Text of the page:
Thursday, December 10, 2015
Evanston: black waves
December 10, 1975
DURING the night, the wind swung back to the southwest. I checked the course several times and deliberately let us reach to the southeast, even though that carries us away from the direct course to the Cape. I believe a lone sailor ought to maintain if possible a position which allows a margin of error to either side of his course. Then if the boat takes off 50° or so while he is asleep, it is not an immediate disaster. The rhumb line course to Cape Horn from our position yesterday was 100°, but it carried us too close to the islands west of the Horn.
At present we are still steering south of that direct course, but no longer by choice. We would have to go on a dead run to do so, and an accidental jibe would be inevitable. A front is moving through, which spins us even farther south in gusts. Horn Island is about 200 miles ahead. I doubt very much that we will see it.
While writing this, sitting at the chart table and wearing foul-weather gear, I noticed that the barometer is falling.
A wave just justified wearing foul-weather gear while writing at the chart table.
The essential characteristic of this wind is inconstancy; inconstancy of force and direction. There is no way to establish effective self-steering when the wind blows 15 then 30, 15 then 30, changing perhaps every minute. And there is no precise way to calculate a DR position when with each of these gusts the compass swings from 110° to 175° and then back to 90°, and the desired course is 100°.
Although it has been very cold for several days, today is colder. The cabin ports are fogged on the inside, presumably from what we may laughingly consider as body heat because the stove has not been on. For many days I have been able to amuse myself by watching the steam of my breath here in the cabin, but this morning, when it froze into one solid lump as I exhaled, the joke ceased to be funny.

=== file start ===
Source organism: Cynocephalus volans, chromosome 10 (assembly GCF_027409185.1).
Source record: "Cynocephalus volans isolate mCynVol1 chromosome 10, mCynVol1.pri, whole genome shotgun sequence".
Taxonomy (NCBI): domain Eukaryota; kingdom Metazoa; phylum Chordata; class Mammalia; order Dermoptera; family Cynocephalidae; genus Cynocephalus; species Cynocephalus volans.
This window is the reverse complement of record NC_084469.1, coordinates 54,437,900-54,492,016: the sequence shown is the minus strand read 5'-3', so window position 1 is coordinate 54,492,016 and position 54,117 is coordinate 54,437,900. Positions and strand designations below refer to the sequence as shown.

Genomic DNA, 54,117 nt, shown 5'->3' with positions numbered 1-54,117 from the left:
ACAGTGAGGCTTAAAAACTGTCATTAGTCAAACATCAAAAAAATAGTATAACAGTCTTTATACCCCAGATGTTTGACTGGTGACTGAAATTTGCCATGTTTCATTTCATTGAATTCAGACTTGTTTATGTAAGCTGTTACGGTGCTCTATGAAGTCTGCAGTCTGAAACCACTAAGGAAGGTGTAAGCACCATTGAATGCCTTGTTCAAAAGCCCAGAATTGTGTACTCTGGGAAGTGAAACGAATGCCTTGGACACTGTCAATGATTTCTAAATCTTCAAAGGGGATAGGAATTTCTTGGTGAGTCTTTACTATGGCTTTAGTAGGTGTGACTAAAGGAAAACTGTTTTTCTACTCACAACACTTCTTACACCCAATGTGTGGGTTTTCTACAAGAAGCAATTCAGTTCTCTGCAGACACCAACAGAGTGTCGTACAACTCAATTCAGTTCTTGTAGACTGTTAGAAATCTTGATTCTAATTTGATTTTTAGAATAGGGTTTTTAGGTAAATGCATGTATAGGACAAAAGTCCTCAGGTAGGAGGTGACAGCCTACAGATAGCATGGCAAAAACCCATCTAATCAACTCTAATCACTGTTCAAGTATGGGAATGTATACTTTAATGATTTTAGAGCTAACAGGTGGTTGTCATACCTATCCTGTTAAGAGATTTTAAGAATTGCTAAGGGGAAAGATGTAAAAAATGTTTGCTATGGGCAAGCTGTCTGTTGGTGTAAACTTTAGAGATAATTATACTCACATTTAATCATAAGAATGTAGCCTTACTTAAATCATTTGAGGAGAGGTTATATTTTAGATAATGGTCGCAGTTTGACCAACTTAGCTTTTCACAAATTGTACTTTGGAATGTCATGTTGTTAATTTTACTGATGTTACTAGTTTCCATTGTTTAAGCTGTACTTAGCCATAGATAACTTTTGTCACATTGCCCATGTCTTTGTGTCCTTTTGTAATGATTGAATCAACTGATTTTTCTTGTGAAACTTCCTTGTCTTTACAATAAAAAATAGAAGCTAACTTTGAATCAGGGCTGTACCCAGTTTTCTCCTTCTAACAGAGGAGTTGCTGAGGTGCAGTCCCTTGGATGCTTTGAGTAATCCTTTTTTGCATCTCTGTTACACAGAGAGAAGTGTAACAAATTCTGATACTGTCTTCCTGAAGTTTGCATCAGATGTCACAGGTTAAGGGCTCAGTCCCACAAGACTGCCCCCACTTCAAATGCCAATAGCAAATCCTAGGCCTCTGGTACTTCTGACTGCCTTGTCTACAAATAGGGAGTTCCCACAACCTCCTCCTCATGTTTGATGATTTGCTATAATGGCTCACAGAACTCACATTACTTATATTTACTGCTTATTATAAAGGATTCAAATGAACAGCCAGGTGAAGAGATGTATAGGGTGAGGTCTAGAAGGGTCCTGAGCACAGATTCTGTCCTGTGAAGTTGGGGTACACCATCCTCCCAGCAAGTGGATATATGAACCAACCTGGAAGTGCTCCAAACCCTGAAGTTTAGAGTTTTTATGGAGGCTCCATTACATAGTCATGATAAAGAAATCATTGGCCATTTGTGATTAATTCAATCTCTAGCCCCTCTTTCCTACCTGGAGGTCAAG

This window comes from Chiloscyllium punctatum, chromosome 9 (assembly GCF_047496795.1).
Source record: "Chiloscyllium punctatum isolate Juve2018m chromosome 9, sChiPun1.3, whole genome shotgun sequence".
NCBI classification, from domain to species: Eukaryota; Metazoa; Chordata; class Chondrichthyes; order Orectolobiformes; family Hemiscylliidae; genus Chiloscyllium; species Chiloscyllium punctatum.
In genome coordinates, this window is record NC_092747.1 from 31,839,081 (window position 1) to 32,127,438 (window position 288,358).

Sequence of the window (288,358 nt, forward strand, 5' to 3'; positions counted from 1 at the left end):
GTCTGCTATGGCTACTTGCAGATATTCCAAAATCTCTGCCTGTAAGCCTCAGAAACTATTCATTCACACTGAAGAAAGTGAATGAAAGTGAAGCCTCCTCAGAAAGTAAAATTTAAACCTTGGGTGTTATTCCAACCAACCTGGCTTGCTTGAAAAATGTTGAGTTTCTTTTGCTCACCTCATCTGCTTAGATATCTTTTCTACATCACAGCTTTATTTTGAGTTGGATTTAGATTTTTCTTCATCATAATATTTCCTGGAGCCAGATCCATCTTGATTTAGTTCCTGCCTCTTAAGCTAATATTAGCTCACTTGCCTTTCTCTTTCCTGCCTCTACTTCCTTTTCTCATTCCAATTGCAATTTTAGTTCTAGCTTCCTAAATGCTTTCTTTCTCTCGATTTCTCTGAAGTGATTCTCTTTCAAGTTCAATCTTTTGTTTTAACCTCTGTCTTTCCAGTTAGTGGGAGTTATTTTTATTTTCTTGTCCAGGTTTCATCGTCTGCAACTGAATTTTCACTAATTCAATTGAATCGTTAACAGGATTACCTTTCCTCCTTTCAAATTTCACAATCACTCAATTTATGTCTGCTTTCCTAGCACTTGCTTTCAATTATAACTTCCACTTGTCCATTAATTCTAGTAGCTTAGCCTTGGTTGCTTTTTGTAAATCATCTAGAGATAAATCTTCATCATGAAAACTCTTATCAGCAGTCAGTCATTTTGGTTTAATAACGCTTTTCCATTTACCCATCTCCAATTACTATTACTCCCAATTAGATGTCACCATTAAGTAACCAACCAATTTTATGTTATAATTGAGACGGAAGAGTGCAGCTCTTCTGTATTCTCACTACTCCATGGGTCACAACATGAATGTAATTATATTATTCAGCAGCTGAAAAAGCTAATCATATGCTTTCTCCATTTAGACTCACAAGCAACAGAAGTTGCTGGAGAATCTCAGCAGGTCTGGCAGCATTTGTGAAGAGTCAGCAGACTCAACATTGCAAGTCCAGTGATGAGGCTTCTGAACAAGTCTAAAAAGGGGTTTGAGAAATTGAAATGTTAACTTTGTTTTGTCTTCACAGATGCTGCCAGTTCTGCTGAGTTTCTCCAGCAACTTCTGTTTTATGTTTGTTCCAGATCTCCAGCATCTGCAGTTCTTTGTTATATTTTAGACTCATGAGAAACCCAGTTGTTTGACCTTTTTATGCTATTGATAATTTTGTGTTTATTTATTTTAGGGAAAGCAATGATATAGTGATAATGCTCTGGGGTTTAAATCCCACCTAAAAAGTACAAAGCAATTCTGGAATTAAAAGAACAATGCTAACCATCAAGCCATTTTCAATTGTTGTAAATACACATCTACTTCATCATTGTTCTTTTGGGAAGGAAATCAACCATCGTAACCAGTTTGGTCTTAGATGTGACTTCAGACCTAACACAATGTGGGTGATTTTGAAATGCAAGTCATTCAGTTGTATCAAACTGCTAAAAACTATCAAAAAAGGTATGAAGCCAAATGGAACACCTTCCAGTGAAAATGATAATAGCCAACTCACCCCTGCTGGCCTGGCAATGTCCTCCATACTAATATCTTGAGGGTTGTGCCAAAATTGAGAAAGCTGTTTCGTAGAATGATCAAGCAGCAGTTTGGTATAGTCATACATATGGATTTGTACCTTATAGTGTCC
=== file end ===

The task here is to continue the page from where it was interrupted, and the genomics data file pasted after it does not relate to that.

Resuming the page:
I spend many hours standing braced in the galley, looking out through the starboard ports, which I must frequently wipe clear of fog, at the oncoming black waves. From that vantage, I can see the compass at the chart table and consider our relationship to those waves and if there is anything I need do to improve our handling the seas.
No sun sights again today and I increasingly doubt that I will see the Cape. We are already south of it, heading toward the Diego Ramirez Islands, a clump of rocks 60 miles southwest of Horn Island. If we get a good position fix tomorrow, or if we sight the Diego Ramirez before nightfall, and if the wind permits, I will change course for Horn Island. But if these conditions are not met, we will have to sail southeast tomorrow night to be safe.